As a general rule, the longer a whisky has been aged in cask, the more coveted it becomes. As a result, in recent years, a battle for the world’s oldest Scotch has ensued with The Macallan announcing an 81-year-old bottling in February to top an 80-year-old Glenlivet bottling announced in September.
But even the minimum three years that Scotch is required to be aged is a decent chunk of time (for pretty much anyone besides the Queen) and so occasionally casks of Scotch outlast the distillery they were produced in. Like unreleased songs from a late artist, these so-called “ghost whiskies” can draw incredible interest. And if the casks themselves carry a significant age statement, well, in today’s wild Scotch market, they can command some stunning prices.
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A stunning price is exactly what drinks giant Diageo and auction house Sotheby’s are expecting for two ghost casks of whiskey that are currently under the hammer until 14 June. A Port Ellen cask distilled in 1979 and a Brora cask distilled in 1982 are both anticipated to sell for around USD 1 million (RM 4 million) each.
How did Ghost Casks become popular?
Adding to the intrigue is that both distilleries — which have seen their reputations only grow in the decades they’ve been gone — will soon be releasing new whiskies for the first time since they shut, meaning their “ghost” status will soon change. Brora reopened in May 2021 while Port Ellen is planned to start distilling again in 2023.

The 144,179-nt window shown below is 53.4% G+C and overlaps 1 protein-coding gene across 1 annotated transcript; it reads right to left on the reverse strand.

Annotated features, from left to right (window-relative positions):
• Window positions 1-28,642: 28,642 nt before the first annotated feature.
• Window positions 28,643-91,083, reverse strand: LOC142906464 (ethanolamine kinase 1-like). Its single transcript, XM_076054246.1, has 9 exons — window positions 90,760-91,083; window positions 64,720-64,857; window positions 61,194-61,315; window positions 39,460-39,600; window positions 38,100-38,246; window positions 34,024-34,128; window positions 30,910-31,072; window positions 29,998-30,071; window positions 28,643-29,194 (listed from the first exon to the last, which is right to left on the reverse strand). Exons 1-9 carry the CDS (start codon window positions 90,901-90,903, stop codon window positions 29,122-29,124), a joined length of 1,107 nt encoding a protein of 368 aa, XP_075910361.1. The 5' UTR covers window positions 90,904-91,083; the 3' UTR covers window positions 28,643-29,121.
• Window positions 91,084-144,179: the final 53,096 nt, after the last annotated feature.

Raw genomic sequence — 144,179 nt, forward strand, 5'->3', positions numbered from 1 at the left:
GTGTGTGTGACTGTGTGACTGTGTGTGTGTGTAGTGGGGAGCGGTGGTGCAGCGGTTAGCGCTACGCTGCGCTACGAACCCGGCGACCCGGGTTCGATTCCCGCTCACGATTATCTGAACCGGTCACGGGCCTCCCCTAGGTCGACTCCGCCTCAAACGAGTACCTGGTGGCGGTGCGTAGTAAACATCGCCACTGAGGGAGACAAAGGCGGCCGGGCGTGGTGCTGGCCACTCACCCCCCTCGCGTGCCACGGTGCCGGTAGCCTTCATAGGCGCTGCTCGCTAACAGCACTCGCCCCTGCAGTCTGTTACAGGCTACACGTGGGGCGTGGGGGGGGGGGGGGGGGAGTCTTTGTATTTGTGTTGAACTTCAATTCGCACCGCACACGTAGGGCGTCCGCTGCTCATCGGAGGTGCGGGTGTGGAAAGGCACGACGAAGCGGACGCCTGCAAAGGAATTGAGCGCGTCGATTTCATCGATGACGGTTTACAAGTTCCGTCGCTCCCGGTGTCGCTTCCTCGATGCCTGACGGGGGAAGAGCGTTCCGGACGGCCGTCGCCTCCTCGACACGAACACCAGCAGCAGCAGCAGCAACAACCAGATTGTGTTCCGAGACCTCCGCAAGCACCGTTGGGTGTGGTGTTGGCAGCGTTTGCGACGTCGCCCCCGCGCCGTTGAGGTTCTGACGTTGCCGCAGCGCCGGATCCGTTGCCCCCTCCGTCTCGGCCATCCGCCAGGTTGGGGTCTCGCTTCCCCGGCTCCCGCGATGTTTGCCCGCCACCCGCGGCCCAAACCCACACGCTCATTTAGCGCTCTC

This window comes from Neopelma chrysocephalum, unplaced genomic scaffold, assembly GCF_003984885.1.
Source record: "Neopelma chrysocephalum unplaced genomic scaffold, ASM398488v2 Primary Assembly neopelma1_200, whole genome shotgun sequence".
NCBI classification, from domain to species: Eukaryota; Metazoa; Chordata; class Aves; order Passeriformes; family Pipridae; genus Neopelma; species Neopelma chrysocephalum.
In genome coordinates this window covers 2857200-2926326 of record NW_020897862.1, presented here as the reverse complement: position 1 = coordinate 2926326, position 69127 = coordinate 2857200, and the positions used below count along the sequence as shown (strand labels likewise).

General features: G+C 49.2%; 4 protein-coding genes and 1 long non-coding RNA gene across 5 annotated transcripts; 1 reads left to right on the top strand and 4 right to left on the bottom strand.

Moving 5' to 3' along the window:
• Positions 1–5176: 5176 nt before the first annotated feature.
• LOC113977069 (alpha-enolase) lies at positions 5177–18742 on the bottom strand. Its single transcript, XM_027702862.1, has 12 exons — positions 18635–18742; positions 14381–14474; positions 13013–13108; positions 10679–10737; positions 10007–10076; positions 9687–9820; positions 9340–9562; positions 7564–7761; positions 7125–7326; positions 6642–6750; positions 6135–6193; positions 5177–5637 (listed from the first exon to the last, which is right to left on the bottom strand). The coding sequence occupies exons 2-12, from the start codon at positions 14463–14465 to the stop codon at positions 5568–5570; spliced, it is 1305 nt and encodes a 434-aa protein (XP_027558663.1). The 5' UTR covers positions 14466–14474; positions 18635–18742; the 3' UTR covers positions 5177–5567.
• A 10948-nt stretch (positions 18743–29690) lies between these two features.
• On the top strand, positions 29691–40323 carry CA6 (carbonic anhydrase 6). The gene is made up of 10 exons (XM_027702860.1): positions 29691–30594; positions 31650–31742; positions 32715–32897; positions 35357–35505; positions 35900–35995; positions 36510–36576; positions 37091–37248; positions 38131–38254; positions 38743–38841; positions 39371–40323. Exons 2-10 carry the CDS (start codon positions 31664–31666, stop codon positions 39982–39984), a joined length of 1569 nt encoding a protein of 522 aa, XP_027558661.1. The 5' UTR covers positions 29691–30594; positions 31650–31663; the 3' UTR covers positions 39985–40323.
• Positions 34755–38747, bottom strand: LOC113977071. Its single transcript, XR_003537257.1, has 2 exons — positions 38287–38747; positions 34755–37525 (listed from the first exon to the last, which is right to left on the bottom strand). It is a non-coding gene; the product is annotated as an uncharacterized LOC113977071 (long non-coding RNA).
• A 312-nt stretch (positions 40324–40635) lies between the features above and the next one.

Selected from Diageo’s Casks of Distinction program, the auction items are billed as “among the rarest and most valuable casks in existence from Brora and Port Ellen’s dwindling stocks of ghost casks” and are estimated to sell for between GBP 700,000 to GBP 1,200,000 each (about RM 3.8 million to RM 5.5 million) — with five percent of the hammer price going to Care International to support Ukraine.
Ghost Casks are selected by master blenders in the industry
More than just some leftover castaways, Sotheby’s emphasises that the Cask of Distinction program features casks that are “hand-selected by master blenders and chosen on the basis of its quality; as such, they represent the most exceptional and singular expression of the distillery’s character.”
Specifically, the Port Ellen cask is billed as “the most precious cask” remaining in Diageo’s stash and is estimated to hold about 102 bottles’ worth of Scotch. Meanwhile, the Brora cask is said to be “the oldest in existence for sale” from the distillery and is expected to yield about 145 bottles. Further sweetening the deal, buyers will have the choice to work with Diageo’s experts to age these Scotches for up to an additional five years.
“On trying the 1982 Brora, I was astounded by its quality — the rich cooked fruit flavours elevating its signature lightly peated character,” Jonny Fowle, Sotheby’s head of whisky stated. “The Port Ellen is a masterclass in 1970s Islay smoke with significant cask influence, which, especially when from a closed distillery, is precisely the style that the world’s top whisky collectors seek out.”
Finally, each cask “comes with the opportunity to collaborate on a commission with an internationally acclaimed artist, creating one-off pieces that reflect the distilleries and their whisky.” The Port Ellen cask buyer will receive a one-off sculpture from Ini Archibong while the Brora cask will come with a custom shoot from New Zealand based photographer Trey Ratcliff. Surprisingly, neither is an NFT, but hey, these are classic casks best suited for classic art, I guess.
This story first appeared on www.foodandwine.com
(Hero Image and Featured Image credits: SOTHEBY’S)
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